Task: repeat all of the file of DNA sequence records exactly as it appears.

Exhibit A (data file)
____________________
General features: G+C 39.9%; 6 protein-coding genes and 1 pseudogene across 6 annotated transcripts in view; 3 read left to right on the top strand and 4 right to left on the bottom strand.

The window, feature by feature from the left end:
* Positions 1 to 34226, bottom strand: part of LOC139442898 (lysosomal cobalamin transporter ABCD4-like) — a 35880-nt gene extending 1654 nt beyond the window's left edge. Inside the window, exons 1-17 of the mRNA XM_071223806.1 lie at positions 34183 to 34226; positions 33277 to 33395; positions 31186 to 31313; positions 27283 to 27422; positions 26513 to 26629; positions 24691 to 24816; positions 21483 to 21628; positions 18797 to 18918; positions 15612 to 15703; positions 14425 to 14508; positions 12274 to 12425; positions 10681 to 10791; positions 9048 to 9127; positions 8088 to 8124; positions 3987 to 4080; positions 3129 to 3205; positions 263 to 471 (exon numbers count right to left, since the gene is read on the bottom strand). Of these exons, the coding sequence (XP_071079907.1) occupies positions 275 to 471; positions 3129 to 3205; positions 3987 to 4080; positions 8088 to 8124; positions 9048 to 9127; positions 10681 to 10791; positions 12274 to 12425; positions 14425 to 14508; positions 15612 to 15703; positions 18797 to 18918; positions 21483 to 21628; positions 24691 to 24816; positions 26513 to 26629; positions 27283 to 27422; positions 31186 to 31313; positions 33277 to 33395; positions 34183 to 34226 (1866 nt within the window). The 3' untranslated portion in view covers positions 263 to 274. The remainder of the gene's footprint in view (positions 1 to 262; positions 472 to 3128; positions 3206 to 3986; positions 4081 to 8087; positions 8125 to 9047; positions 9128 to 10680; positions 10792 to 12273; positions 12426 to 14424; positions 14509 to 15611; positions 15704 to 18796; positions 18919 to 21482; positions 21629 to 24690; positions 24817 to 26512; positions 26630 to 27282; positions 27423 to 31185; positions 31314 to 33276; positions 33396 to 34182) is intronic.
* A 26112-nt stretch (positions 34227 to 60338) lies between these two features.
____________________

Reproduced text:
General features: G+C 39.9%; 6 protein-coding genes and 1 pseudogene across 6 annotated transcripts in view; 3 read left to right on the top strand and 4 right to left on the bottom strand.

The window, feature by feature from the left end:
* Positions 1 to 34226, bottom strand: part of LOC139442898 (lysosomal cobalamin transporter ABCD4-like) — a 35880-nt gene extending 1654 nt beyond the window's left edge. Inside the window, exons 1-17 of the mRNA XM_071223806.1 lie at positions 34183 to 34226; positions 33277 to 33395; positions 31186 to 31313; positions 27283 to 27422; positions 26513 to 26629; positions 24691 to 24816; positions 21483 to 21628; positions 18797 to 18918; positions 15612 to 15703; positions 14425 to 14508; positions 12274 to 12425; positions 10681 to 10791; positions 9048 to 9127; positions 8088 to 8124; positions 3987 to 4080; positions 3129 to 3205; positions 263 to 471 (exon numbers count right to left, since the gene is read on the bottom strand). Of these exons, the coding sequence (XP_071079907.1) occupies positions 275 to 471; positions 3129 to 3205; positions 3987 to 4080; positions 8088 to 8124; positions 9048 to 9127; positions 10681 to 10791; positions 12274 to 12425; positions 14425 to 14508; positions 15612 to 15703; positions 18797 to 18918; positions 21483 to 21628; positions 24691 to 24816; positions 26513 to 26629; positions 27283 to 27422; positions 31186 to 31313; positions 33277 to 33395; positions 34183 to 34226 (1866 nt within the window). The 3' untranslated portion in view covers positions 263 to 274. The remainder of the gene's footprint in view (positions 1 to 262; positions 472 to 3128; positions 3206 to 3986; positions 4081 to 8087; positions 8125 to 9047; positions 9128 to 10680; positions 10792 to 12273; positions 12426 to 14424; positions 14509 to 15611; positions 15704 to 18796; positions 18919 to 21482; positions 21629 to 24690; positions 24817 to 26512; positions 26630 to 27282; positions 27423 to 31185; positions 31314 to 33276; positions 33396 to 34182) is intronic.
* A 26112-nt stretch (positions 34227 to 60338) lies between these two features.